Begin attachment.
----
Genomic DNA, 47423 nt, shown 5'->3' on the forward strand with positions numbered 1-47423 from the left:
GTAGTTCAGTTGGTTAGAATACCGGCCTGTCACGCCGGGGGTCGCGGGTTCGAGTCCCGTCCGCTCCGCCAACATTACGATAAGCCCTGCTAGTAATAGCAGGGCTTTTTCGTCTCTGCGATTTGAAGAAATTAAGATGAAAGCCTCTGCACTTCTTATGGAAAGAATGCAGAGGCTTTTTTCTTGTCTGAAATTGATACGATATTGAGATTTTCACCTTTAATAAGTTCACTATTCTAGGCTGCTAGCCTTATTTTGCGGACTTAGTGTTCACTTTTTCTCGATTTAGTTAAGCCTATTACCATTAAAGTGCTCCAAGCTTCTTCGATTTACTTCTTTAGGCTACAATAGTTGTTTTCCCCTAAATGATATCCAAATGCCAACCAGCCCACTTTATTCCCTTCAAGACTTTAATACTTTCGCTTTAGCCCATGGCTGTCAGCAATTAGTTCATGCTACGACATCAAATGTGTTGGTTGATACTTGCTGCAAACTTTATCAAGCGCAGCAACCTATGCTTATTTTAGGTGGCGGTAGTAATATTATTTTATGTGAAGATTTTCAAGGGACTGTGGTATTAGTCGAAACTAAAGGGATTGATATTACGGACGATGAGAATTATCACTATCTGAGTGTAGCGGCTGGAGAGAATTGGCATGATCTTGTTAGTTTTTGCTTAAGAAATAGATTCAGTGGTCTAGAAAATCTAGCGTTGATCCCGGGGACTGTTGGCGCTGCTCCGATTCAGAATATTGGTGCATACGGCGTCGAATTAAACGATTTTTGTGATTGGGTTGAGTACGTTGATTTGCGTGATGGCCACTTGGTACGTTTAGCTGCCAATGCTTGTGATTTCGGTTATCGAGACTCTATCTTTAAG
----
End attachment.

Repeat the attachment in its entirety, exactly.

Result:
Genomic DNA, 47423 nt, shown 5'->3' on the forward strand with positions numbered 1-47423 from the left:
GTAGTTCAGTTGGTTAGAATACCGGCCTGTCACGCCGGGGGTCGCGGGTTCGAGTCCCGTCCGCTCCGCCAACATTACGATAAGCCCTGCTAGTAATAGCAGGGCTTTTTCGTCTCTGCGATTTGAAGAAATTAAGATGAAAGCCTCTGCACTTCTTATGGAAAGAATGCAGAGGCTTTTTTCTTGTCTGAAATTGATACGATATTGAGATTTTCACCTTTAATAAGTTCACTATTCTAGGCTGCTAGCCTTATTTTGCGGACTTAGTGTTCACTTTTTCTCGATTTAGTTAAGCCTATTACCATTAAAGTGCTCCAAGCTTCTTCGATTTACTTCTTTAGGCTACAATAGTTGTTTTCCCCTAAATGATATCCAAATGCCAACCAGCCCACTTTATTCCCTTCAAGACTTTAATACTTTCGCTTTAGCCCATGGCTGTCAGCAATTAGTTCATGCTACGACATCAAATGTGTTGGTTGATACTTGCTGCAAACTTTATCAAGCGCAGCAACCTATGCTTATTTTAGGTGGCGGTAGTAATATTATTTTATGTGAAGATTTTCAAGGGACTGTGGTATTAGTCGAAACTAAAGGGATTGATATTACGGACGATGAGAATTATCACTATCTGAGTGTAGCGGCTGGAGAGAATTGGCATGATCTTGTTAGTTTTTGCTTAAGAAATAGATTCAGTGGTCTAGAAAATCTAGCGTTGATCCCGGGGACTGTTGGCGCTGCTCCGATTCAGAATATTGGTGCATACGGCGTCGAATTAAACGATTTTTGTGATTGGGTTGAGTACGTTGATTTGCGTGATGGCCACTTGGTACGTTTAGCTGCCAATGCTTGTGATTTCGGTTATCGAGACTCTATCTTTAAG